Since the summer of 2011 – right before my bus trip to New Orleans and Washington D.C. – I have been wearing the same pair of Blundstone #500 boots. Buying brand new boots right before a trip was a big mistake, since stretching the side of each boot to accommodate my smallest toe was a long and surprisingly painful process. Despite mostly sitting still, the boots made that long bus ride very painful, and complicated walking about effectively in NOLA and Washington. Once about three weeks had passed, however, the boots proved very comfortable, functional, and versatile. I have worn them with suits at work and formal events, and with every type of clothing in conditions ranging from hot summer days to blizzards.
Now, after years of constant wear, the boots have holes in the leather sides (the leather itself still looks great after a bit of polishing). There is also an especially problematic hole in the rubber sole, right under the ball of my right foot. When the ground is even a bit wet, it acts as a suction device, rapidly drenching my sock.
As soon as I have some money in my bank account again, I intend to pick up another pair. Rather than trying to break them in through continuous wear, my plan is to wear the new boots 25% of the time at first, progressively increasing that figure until they are my main footwear.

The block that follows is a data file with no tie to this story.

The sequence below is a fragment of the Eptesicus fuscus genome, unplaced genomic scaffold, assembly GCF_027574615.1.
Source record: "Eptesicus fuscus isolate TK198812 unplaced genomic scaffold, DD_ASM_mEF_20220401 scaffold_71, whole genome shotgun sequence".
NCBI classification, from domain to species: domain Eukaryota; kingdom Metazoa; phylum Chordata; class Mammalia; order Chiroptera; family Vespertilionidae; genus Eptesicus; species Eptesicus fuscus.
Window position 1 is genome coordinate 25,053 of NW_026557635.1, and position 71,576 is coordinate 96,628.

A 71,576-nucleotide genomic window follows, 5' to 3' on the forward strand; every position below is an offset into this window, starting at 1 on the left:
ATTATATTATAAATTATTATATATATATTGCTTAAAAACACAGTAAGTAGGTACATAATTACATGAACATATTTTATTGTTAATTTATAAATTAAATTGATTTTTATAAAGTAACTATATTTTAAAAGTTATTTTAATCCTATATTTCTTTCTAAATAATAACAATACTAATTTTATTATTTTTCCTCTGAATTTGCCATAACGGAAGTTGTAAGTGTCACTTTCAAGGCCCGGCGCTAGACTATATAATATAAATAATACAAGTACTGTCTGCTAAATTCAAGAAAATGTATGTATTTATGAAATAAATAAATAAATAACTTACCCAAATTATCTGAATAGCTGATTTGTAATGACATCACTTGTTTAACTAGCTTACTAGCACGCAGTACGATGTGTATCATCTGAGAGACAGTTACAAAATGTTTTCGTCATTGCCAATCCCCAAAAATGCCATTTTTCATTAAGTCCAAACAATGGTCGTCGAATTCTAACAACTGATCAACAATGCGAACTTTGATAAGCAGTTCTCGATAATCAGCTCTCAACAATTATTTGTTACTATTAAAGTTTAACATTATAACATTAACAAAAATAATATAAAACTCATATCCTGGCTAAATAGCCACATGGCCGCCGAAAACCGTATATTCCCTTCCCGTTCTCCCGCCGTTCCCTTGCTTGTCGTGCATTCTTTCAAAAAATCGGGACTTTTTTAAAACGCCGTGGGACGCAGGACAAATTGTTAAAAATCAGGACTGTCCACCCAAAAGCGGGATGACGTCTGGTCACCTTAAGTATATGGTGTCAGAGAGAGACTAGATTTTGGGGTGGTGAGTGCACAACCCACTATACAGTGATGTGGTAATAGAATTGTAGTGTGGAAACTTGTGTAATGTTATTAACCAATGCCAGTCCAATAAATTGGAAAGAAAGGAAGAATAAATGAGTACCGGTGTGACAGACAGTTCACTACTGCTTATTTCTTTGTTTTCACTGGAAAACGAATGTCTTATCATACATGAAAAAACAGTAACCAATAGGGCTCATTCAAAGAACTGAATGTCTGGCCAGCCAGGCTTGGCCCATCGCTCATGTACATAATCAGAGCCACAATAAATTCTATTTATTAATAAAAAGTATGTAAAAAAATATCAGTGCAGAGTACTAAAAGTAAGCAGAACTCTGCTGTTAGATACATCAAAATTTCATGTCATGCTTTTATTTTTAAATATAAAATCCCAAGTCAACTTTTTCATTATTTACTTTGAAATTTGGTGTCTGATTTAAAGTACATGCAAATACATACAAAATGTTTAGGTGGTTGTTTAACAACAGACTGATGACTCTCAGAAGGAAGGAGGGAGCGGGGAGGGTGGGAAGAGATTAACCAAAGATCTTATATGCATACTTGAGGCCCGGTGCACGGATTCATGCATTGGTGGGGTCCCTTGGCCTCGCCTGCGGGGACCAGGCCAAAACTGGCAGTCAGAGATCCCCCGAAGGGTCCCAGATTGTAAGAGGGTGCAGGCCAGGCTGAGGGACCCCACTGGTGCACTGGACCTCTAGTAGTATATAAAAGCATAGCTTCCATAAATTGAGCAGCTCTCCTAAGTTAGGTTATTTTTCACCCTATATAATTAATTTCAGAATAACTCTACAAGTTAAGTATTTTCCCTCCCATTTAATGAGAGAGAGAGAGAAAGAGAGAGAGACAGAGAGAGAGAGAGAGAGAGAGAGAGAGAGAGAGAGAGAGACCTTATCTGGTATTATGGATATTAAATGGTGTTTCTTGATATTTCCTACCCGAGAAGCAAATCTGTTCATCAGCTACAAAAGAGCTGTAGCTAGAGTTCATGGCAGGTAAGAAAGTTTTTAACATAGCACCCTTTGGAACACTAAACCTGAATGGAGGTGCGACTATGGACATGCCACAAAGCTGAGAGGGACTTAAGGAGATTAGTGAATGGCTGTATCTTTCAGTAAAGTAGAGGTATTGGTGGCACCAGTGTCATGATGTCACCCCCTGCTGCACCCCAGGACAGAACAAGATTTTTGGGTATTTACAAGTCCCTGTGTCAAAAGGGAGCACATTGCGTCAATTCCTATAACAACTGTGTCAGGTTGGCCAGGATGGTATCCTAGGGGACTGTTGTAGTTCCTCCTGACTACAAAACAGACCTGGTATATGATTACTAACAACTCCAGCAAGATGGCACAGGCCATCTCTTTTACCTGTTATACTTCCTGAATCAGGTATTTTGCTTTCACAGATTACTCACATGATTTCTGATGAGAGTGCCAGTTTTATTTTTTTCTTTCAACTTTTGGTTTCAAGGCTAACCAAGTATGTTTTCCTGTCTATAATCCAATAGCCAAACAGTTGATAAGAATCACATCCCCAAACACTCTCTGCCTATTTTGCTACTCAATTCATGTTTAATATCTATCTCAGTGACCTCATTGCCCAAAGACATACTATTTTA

Language is not a protocol legislated by an authority but rather a wiki that pools the contributions of millions of writers and speakers, who ceaselessly bend the language to their needs and who inexorably age, die, and get replaced by their children, who adapt the language in their turn.
Pinker, Steven. The Sense of Style: The Thinking Person’s Guide to Writing in the 21st Century. p. 3 (hardcover)
Yesterday evening, I got some photos at the 15th annual Night of Dread, put on by the Clay & Paper Theatre Company.